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We are going to do Bounty Hacker CTF on TryHackMe.
I always start off my CTF by creating a directory of CTF on Desktop and Nmap directory within the CTF directory.
Let’s dive in!! Enjoy the flow!!
Task 1. Living up to the title.
#1.1 Deploy the machine
Ans: No answer needed
We are going to do nmap scan on the target IP and enumerate services, versions, ports running on the target.
nmap -sC -sV -oN nmap/bountyhacker <TARGET_IP>
- -sC : Default scripts
- -sV : Version detection
- -oN : Output to be stored in the directory ‘nmap’ you created earlier
There 3 ports open on the box:
21/ftp- vsftpd 3.0.3 (Anonymous FTP login allowed)
22/ssh- OpenSSH 7.2p2
#1.2 Find open ports on the machine.
Ans: No answer needed
I won’t rush into FTP immediately. Instead, I will prefer to check the page on port 80 to assess the attack surface.
Navigate to URL http://<TARGET_IP> and have a look at the page.
This is just a page. Few of you may be thinking Spike,Jet,Ed,Faye could be a username. I thought the same. You know what let's write those names down in vim or text editor just in case we get stuck in a rabbit hole and start banging on doors to get a shell. Lol. I hope it won’t happen.
Its always good to check the source code of the page for any interesting information laid out that could be helpful in our enumeration process.
View Source of the URL page . Ctrl+U
Nah! Nothing got my attention. Looks normal. No hidden text in white. No comments. No hashes. Moving on..
How about we quickly start a gobuster scan on the target IP to find hidden directories for us to explore.
gobuster dir -u http://<TARGET_IP> -w <PATH_TO_WORDLIST>
- -u: Specify URL
- -w: Specify wordlist
Additionally, you can use more flags in gobuster:
- -q: quiet, silent scan. Will hide banner.
- -o: Output to be stored in the directory
- -x: Search for extensions e.g. html,txt,php,phtml etc.
Nah!! Nothing so far was valuable to us. Therefore we will proceed. Save the .jpg file. Maybe this picture could have some hidden information embedded into. Also known as “steganography”. Steg tools could help us or not. Maybe we could be wrong. We will find out or there won’t be need to as what lies ahead in ftp could give us a clear direction.
Let’s start to enumerate FTP. Noted that it has anonymous login allowed perhaps we could find something interesting there. Fingers crossed.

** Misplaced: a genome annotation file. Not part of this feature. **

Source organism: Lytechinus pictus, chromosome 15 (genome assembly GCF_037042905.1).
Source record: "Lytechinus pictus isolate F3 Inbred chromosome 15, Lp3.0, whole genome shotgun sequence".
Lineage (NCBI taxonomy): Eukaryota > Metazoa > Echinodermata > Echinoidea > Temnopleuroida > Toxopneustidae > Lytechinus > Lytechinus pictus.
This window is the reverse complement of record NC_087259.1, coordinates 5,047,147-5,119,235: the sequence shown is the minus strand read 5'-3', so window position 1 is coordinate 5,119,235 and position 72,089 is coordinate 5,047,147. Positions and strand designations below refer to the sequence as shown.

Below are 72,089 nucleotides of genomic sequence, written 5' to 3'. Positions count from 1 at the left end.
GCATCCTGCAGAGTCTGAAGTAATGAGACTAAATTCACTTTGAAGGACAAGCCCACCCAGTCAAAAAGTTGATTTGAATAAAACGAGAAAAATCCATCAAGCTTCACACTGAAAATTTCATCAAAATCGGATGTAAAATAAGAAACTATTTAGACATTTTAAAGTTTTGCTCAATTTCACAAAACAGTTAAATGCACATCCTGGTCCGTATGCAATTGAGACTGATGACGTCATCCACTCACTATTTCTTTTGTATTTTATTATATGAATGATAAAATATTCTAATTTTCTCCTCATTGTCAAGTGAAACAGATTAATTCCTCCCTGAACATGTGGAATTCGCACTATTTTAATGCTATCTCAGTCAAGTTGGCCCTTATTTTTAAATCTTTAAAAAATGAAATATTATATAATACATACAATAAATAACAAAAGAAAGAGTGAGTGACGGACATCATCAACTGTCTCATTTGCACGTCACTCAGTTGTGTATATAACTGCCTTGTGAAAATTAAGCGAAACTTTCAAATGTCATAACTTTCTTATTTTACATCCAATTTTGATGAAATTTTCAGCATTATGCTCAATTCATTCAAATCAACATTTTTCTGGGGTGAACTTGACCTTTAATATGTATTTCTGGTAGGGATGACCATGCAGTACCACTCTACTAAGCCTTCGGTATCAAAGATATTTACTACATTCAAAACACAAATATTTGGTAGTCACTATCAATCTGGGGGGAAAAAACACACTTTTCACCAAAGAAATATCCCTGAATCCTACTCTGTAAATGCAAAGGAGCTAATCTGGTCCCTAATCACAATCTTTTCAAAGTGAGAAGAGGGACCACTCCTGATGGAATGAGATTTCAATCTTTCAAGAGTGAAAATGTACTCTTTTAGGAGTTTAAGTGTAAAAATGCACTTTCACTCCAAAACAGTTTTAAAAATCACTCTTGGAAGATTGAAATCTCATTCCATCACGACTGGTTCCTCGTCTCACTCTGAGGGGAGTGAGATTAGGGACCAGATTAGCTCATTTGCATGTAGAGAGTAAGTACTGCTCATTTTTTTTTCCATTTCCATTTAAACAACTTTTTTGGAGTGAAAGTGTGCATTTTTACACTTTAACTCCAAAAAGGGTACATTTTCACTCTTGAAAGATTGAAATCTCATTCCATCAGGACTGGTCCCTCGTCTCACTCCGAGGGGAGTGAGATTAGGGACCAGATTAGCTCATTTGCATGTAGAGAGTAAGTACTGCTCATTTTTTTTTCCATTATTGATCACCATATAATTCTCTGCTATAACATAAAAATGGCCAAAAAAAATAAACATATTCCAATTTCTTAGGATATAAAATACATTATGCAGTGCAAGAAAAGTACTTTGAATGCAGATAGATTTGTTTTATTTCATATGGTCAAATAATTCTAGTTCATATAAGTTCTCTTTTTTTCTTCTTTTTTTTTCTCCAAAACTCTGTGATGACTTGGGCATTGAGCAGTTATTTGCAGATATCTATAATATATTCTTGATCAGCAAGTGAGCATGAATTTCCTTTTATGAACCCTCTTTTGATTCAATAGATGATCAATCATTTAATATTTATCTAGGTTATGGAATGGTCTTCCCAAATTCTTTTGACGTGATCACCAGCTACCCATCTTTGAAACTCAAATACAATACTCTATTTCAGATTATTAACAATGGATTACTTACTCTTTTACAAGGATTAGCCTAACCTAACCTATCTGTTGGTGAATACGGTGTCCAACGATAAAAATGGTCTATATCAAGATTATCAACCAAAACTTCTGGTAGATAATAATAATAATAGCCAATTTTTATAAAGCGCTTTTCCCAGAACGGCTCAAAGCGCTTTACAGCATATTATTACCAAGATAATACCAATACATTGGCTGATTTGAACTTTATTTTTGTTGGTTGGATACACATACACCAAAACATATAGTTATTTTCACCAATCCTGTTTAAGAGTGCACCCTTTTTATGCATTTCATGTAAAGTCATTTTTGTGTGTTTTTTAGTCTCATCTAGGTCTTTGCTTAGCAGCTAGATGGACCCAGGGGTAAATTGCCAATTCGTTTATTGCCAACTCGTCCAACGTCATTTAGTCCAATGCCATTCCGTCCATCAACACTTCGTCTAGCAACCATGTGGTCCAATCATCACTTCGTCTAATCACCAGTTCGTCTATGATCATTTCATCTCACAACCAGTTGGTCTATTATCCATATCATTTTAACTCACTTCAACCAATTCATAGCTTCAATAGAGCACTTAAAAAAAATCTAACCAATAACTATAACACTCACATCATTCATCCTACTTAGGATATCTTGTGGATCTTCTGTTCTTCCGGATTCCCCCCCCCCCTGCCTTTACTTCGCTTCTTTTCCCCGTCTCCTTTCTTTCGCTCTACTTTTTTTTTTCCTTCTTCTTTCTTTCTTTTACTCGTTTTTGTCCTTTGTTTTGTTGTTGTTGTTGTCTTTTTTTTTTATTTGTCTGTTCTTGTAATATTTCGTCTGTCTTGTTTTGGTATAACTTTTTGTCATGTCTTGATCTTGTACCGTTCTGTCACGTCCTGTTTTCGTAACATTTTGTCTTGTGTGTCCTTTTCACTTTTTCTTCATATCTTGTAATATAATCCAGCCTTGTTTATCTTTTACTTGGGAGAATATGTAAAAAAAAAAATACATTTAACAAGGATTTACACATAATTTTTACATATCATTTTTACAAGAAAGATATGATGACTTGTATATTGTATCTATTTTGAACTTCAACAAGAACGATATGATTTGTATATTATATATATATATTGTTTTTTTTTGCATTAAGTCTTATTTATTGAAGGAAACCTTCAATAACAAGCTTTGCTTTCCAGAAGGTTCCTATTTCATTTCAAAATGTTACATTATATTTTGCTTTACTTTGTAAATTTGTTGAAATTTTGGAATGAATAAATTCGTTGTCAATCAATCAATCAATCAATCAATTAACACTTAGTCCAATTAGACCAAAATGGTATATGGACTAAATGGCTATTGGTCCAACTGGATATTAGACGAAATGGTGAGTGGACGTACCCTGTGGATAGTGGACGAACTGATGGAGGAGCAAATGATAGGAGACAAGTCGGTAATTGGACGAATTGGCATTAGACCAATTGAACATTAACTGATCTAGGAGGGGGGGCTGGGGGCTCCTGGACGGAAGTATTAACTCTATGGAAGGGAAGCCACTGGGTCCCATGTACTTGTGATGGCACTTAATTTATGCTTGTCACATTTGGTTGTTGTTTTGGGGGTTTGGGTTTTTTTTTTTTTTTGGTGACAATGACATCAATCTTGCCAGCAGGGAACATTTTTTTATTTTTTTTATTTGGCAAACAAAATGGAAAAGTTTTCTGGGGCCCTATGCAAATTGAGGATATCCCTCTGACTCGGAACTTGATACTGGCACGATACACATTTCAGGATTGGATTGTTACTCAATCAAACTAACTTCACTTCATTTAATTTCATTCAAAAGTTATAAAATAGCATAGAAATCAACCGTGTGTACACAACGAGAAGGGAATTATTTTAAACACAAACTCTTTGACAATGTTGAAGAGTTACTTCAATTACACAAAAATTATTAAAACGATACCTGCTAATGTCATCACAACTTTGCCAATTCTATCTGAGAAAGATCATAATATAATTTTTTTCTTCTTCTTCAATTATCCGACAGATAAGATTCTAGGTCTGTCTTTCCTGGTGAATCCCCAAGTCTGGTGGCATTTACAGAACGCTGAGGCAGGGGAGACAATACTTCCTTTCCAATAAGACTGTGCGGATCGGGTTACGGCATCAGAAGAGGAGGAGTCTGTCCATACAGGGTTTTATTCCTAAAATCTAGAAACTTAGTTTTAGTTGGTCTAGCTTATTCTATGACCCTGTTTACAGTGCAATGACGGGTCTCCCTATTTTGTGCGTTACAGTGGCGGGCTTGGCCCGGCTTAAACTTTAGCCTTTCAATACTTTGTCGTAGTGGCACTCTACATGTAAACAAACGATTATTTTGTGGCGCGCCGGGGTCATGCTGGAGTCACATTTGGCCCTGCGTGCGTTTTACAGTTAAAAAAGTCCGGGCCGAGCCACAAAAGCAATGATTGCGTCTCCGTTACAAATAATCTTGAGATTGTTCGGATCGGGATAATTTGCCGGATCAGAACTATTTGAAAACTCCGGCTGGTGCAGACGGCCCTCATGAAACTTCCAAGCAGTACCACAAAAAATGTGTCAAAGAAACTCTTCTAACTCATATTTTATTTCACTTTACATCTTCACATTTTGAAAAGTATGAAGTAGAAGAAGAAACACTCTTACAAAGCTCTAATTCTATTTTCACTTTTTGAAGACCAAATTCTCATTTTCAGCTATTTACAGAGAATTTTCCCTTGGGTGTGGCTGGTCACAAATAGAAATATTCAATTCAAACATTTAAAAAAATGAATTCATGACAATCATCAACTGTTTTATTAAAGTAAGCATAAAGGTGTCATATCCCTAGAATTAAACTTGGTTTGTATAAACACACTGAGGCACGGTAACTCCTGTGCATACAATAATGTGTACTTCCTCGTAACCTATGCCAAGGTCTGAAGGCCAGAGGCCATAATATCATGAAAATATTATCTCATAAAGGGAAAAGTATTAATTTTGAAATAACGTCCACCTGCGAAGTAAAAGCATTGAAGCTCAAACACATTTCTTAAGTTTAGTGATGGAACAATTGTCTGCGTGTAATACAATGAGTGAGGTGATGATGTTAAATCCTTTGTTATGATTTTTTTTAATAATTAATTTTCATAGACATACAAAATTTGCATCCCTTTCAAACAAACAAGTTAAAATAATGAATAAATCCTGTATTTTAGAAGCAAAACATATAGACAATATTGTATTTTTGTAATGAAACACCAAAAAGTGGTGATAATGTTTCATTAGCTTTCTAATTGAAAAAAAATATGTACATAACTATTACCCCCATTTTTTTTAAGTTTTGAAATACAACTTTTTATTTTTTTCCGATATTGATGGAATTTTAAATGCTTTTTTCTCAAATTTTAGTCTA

Log in as anonymous
Do ls to list files. Verify doing ls -la to see if there any hidden files for us to grab before we exit. We don’t have any currently but still, it’s a good habit to do so.
There are two files. Both are .txt and somehow locks.txt is looking tasty right now to me. I feel it could be a hint for passwords or maybe users on the box. Let’s transfer/download the files to our system and find out. Simply use the command:
cat locks.txt or less locks.txt
As I hoped. The file locks.txt is a list of a combination of potential passwords. The file could be quite useful for us when brute-forcing and can be possibly used as a wordlist. Let’s check the other file.
cat task.txt or less task.txt
Awesome! We can see there is a user/name “lin”.
Good going so far!
#1.3 Who wrote the task list?
What do we have?
A username ‘lin’ + (A couple more from URL)
A port open 22/ssh
That means we can try brute-forcing SSH with Hydra.
#1.4 What service can you bruteforce with the text file found?
Hydra is an amazing tool for cracking passwords and it supports a lot of services for brute-forcing.
Let’s spin up hydra.
hydra -l <USER>-P <PATH_to_WORDLIST> <TARGET_IP> -t 4 ssh
Yay!! We got the password to do ssh into lin’s account.
#1.5 What is the user’s password?
It indeed work fine. Excellent!!
ls and we get our user flag.
What now left is to find a way to escalate our privileges on the box to become root and eventually capture root flag.
Try using the command:
Superb! Now we know that the user lin has the permission to run the /bin/tar as root. That could be immensely helpful for us to escalate privileges.
My first spot is to always go to https://gtfobins.github.io/ look for possible privilege escalation commands for elevating the privileges for a specific binary with special permissions.
Search tar in the search bar and click on tar scroll down to SUDO.
Always read the description. It looks pretty good to me. Can’t resist running it and getting root. Let’s see. Fingers crossed.
sudo tar -cf /dev/null /dev/null — checkpoint=1 — checkpoint-action=exec=/bin/sh
We have successfully elevated our privileges.
We can confirm we are root now.
Got one last thing to do and we are done.
Get our root flag.
Pretty easily we can get our root flag.
!!MARVELLOUS!! WELL DONE!!
Now we don’t need those names we had saved for reference later from the URL. Some information looks important but they aren’t exactly. Keeping note of everything along is a good habit.
This is my life’s second CTF writeup in a single day. What led me to write another one is the amazing response and feedback I received from my recently published ‘RootMe’ CTF Writeup. The response to that was so overwhelming I just couldn’t resist doing one more guided detailed writeup for you all especially for beginners. My writeups are specifically designed for beginners to learn and develop a methodology of their own over practice, experience, and time.
It was indeed a lot of fun. I hope you enjoyed reading through it.
If you liked the writeup or the writeup has helped you in any way possible, let me know in the comments or sharing the love by claps.
Submitted as a part of October PentesterLab giveaway
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Thanks for taking out the time.
Take Care, Stay Safe, and Keep Hacking!